1 Introduction topenlarge
The aims of surgery are to:
- improve the spinal curve
- improve the three dimensional alignment of the spine
- prevent progression of the curve in the future
- improve cosmesis
- reduce pain
- optimize pulmonary function
- maintain neurological integrity
This is achieved by correction of the deformity and creation of a solid arthrodesis of the deformed part of the spine.
To illustrate this procedure, we will use a right thoracic curve.
2 Pedicle screw insertion topenlarge
Pedicle screw density would depend on surgeon's preference and preoperative planning. Typically less screws are utilized on smaller and more flexible curves, while more screws are utilized on larger and stiffer curves up to a maximum of segmental screws bilaterally.
3 Release top
Indications for release
Depending on flexibility findings, the release can be carried out only at the apex of the curve, which is usually the stiffest, or the whole length of the instrumented spine.
A release is generally performed if the spine cannot easily align to the rod during surgery. This can be predicted preoperatively based on the bending X-ray. For stiff curves, fulcrum bending X-ray and the traction X-ray under general anaesthesia is the method of choice for determining flexibility.
A soft tissue release can be performed by removal of the interspinous ligaments along with the midline ligamentum flavum of the apical regions of the deformity. If additional release is desired, then formal Posterior Column Osteotomy (PCO) can be performed at the same levels. PCO is also called SPO (Smith-Petersen osteotomy) or Ponte osteotomy. The shaded area to the left outlines the bony resection performed during a PCO.
All posterior releases begin by resecting the inferior aspect of the spinous process, followed by removal of the interspinous ligament utilizing a standard rongeur.
Removal of the 3-5 mm of the inferior aspect of the inferior facet joint is performed at each level of the planned fusion using an osteotome.
The ligamentum flavum is removed with a Kerrison rongeur beginning in the midline and exiting lateral until abutting against the medial aspect of the superior facet. It is important not to penetrate deeply against the dura.
Care should be taken not to tear the dura particularly on the concavity of the curve where the neuro tissues preferentially lie.
A Kerrison rongeur is utilized to remove the most cephalad portion of the superior articular facet exiting out lateral into the neuroforamen. This completes the PCO and is usually repeated at other levels.
Epidural bleeding within the neuroforamen is controlled with hemostatic agents and cottonoid packing.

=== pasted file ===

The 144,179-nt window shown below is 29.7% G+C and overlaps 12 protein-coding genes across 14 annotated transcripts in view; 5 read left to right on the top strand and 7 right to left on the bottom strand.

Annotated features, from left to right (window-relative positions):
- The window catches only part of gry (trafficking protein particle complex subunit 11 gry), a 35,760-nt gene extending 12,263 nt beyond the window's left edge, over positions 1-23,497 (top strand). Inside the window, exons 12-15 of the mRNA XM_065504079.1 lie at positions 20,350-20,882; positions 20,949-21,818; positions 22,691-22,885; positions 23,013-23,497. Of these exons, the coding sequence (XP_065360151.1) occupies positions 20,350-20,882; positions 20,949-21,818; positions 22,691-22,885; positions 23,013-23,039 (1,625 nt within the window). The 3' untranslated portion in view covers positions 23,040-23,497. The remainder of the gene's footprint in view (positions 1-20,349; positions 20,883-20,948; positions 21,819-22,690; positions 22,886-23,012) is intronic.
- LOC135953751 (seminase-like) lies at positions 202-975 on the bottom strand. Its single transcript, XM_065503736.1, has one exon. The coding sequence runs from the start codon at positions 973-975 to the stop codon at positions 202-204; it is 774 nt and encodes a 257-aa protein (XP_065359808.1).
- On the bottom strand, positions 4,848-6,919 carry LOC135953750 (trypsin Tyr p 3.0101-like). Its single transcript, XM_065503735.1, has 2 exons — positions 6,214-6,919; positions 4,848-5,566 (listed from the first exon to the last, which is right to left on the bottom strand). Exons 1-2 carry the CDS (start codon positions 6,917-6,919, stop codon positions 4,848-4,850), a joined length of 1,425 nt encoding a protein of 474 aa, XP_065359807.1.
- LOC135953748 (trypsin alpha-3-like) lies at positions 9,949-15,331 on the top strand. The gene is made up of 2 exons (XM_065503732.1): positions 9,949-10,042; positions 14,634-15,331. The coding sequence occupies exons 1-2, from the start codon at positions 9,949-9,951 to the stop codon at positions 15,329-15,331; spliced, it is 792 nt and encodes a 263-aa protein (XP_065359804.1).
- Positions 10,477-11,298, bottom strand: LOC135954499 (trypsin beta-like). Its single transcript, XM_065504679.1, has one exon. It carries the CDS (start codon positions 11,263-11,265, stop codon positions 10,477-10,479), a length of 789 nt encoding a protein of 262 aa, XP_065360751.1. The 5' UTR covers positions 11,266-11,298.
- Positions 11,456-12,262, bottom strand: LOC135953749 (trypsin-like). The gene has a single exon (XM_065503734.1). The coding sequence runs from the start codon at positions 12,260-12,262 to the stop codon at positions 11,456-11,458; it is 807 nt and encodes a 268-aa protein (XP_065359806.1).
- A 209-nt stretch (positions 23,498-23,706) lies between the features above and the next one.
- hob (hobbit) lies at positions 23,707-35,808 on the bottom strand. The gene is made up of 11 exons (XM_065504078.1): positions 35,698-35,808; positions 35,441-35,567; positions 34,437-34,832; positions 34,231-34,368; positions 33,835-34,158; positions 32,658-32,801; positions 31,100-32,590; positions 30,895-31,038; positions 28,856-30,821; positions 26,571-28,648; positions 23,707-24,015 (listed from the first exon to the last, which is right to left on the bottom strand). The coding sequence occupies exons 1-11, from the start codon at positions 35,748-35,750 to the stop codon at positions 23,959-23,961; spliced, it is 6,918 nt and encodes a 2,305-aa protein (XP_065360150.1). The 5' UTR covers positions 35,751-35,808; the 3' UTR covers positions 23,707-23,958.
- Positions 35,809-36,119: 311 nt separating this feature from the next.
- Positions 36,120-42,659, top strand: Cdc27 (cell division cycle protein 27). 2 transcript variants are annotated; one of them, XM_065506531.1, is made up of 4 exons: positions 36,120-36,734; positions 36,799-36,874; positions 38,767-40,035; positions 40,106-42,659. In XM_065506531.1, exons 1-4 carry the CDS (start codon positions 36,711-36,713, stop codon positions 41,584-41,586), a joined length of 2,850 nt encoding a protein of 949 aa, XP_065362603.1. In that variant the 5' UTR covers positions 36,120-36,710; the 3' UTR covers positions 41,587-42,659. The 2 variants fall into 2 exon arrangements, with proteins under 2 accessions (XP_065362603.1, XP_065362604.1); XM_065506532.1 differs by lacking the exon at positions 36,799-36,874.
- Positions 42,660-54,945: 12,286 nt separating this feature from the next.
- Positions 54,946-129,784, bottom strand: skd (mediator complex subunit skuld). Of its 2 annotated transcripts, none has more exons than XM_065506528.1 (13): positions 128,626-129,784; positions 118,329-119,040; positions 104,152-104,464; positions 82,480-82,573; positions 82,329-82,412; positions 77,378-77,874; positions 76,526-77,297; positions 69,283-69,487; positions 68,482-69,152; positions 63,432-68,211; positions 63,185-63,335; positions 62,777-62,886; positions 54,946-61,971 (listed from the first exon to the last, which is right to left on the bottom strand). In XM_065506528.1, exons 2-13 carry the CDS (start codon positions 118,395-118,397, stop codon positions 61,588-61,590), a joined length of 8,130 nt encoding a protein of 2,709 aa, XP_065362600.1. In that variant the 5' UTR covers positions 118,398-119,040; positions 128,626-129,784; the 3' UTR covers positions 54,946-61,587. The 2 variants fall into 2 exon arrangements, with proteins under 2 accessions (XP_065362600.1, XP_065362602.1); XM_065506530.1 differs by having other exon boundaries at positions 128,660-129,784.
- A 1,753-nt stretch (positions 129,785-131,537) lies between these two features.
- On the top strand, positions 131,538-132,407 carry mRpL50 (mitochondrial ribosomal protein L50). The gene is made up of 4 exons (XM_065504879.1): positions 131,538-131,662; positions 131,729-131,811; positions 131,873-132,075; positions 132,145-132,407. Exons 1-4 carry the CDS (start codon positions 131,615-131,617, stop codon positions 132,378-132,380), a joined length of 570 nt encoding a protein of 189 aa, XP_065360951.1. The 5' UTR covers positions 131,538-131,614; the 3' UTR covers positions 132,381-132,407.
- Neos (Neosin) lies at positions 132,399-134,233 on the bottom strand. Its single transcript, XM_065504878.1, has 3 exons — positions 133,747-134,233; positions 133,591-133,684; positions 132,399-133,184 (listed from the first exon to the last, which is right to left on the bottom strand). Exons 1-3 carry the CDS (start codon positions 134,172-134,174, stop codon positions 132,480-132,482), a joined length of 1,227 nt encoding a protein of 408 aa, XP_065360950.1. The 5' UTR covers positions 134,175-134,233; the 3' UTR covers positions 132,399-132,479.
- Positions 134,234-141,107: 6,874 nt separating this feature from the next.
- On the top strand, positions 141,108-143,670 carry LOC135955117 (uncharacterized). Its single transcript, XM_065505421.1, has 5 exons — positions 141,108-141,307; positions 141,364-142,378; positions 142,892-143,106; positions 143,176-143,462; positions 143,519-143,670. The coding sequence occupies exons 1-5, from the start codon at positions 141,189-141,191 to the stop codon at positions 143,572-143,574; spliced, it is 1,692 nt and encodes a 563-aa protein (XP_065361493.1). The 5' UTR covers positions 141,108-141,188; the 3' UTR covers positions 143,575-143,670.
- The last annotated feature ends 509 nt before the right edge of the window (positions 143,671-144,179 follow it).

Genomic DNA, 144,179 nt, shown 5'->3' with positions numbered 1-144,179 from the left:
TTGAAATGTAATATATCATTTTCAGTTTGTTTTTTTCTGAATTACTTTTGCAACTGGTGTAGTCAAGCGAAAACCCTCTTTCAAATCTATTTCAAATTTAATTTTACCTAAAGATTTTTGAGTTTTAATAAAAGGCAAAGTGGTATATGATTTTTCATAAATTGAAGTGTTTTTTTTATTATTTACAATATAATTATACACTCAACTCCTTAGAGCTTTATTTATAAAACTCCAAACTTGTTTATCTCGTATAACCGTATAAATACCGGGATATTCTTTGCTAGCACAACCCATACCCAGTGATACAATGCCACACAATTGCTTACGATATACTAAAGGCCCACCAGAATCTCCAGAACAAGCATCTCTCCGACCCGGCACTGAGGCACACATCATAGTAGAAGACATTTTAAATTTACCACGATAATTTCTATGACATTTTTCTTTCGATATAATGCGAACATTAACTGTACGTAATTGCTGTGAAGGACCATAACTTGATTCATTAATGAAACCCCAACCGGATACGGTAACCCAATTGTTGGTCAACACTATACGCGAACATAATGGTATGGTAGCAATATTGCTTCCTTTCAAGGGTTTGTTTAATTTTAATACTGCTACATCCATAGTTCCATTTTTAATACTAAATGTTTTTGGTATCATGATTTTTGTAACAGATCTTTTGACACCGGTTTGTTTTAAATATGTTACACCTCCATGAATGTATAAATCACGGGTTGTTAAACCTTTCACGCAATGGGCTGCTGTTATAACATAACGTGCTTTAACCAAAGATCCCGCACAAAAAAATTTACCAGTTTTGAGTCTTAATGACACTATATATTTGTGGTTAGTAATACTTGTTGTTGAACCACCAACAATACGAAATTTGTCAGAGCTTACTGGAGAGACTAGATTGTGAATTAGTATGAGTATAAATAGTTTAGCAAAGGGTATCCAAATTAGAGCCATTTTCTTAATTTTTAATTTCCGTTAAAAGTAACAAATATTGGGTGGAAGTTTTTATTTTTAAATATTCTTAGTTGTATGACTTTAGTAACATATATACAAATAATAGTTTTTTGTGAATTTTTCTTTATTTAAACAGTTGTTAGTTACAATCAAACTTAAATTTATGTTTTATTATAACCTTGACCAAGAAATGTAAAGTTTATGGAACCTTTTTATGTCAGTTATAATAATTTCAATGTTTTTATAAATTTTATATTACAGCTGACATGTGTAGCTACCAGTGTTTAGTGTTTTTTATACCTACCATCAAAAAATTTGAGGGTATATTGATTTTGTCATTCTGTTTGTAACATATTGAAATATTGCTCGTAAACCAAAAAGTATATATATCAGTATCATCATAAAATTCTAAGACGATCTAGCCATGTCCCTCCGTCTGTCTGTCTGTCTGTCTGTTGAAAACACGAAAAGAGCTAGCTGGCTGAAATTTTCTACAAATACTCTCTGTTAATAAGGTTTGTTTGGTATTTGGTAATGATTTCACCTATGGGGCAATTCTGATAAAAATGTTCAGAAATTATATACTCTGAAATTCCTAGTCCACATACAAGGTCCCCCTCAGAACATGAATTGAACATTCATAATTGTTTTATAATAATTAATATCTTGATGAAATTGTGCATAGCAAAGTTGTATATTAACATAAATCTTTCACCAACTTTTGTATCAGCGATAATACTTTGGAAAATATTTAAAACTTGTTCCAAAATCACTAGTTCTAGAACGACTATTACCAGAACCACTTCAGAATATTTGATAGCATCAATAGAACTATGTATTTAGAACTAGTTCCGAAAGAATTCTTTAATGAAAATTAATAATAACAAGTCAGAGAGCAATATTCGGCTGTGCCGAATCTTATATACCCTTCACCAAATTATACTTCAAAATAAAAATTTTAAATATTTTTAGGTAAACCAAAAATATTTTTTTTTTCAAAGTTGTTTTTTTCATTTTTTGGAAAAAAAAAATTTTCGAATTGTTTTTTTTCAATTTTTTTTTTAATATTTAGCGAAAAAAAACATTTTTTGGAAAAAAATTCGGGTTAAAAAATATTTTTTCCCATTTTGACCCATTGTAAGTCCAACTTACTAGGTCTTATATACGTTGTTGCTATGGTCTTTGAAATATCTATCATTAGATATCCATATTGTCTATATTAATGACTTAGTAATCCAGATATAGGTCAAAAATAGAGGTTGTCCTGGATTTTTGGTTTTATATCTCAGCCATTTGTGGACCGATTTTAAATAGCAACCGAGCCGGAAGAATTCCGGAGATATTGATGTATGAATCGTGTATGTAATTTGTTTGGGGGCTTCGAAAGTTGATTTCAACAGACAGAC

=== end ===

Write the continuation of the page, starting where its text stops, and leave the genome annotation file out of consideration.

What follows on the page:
4 Facet joint fusion topenlarge
In cases where a PCO has been performed, the facet joint is already removed and this step ("Facet joint fusion") should be omitted.
The inferior articular facet is removed with a osteotome exposing the articular cartilage of the superior articular facet.
Remove the articular cartilage from the superior articular facet using a gouge or a curette.
Insert pieces of bone graft (autograft, allograft, or bone substitute) into the decorticated facet joint for arthrodesis.
These steps are repeated for all the levels on both sides.
5 Rod insertion topenlarge
The left rod is bent to the appropriate thoracic kyphosis as preoperatively planned with the appropriate transition into mild lordosis at the thoracolumbar junction as necessary.
The amount of thoracic kyphosis bent into the left rod will be based on:
- curve size
- curve flexibility
- number and purchase of bone anchors
- size and material of the rod utilized
Starting with the most cranial screw the rod is inserted into all concave screw heads conforming to the concavity of the deformity without being locked.
Rod holders are then applied onto the rod and the rod is rotated 90° counter-clockwise around its axis converting the scoliosis into kyphosis.
This rod-rotation maneuver should be performed slowly and cautiously with careful attention to both the implant-bone interface to avoid pullout, and to the neuro monitoring signals.
The rod is locked to the most caudal screw to prevent it from rotating back. The other screw heads are kept unlocked.
One option is to perform distraction away from the apex of these concave anchors in order to improve kyphosis, thereby locking all concave anchors to the rod.
The right rod is bent to slightly less kyphosis compared to the concave side.
The rod is attached to the most cranial screw, in its normal sagittal plane rotation and locked.
The distal end of the rod is then levered down using a rod holder while sequentially being attached to the distal screws.
This cantilever maneuver helps reduce the apical convex rotational deformity.
This maneuver will push the apical rib hump anteriorly, thereby achieving derotation of the apical segments.
6 Compression and distraction topenlarge
Compression on convex side
After locking the apical screw to the rod, the convex screws are compressed towards the apical anchor to horizontalize each vertebra and then locked in position.
Distraction on concave side
If concave distraction has not already been performed, it should now be performed, sequentially from the apex to the ends of the construct.
7 Spinal fusion topenlarge
The laminae and the transverse processes are decorticated with an osteotome.
Care should be taken to always point the osteotome away from the spinal canal.
Alternatively, the decortication may be performed with a powered burr.
Bone graft (allograft, autograft, or bone substitutes) is copiously placed over the entire decorticated area.
8 Transverse rod connectors topenlarge
Transverse connectors are then inserted one at each end of the construct.
9 Intraoperative imaging top
At some point prior to wound closure intraoperative imaging should check:
- Fusion levels
- Screw position
Overall coronal and sagittal correction and alignment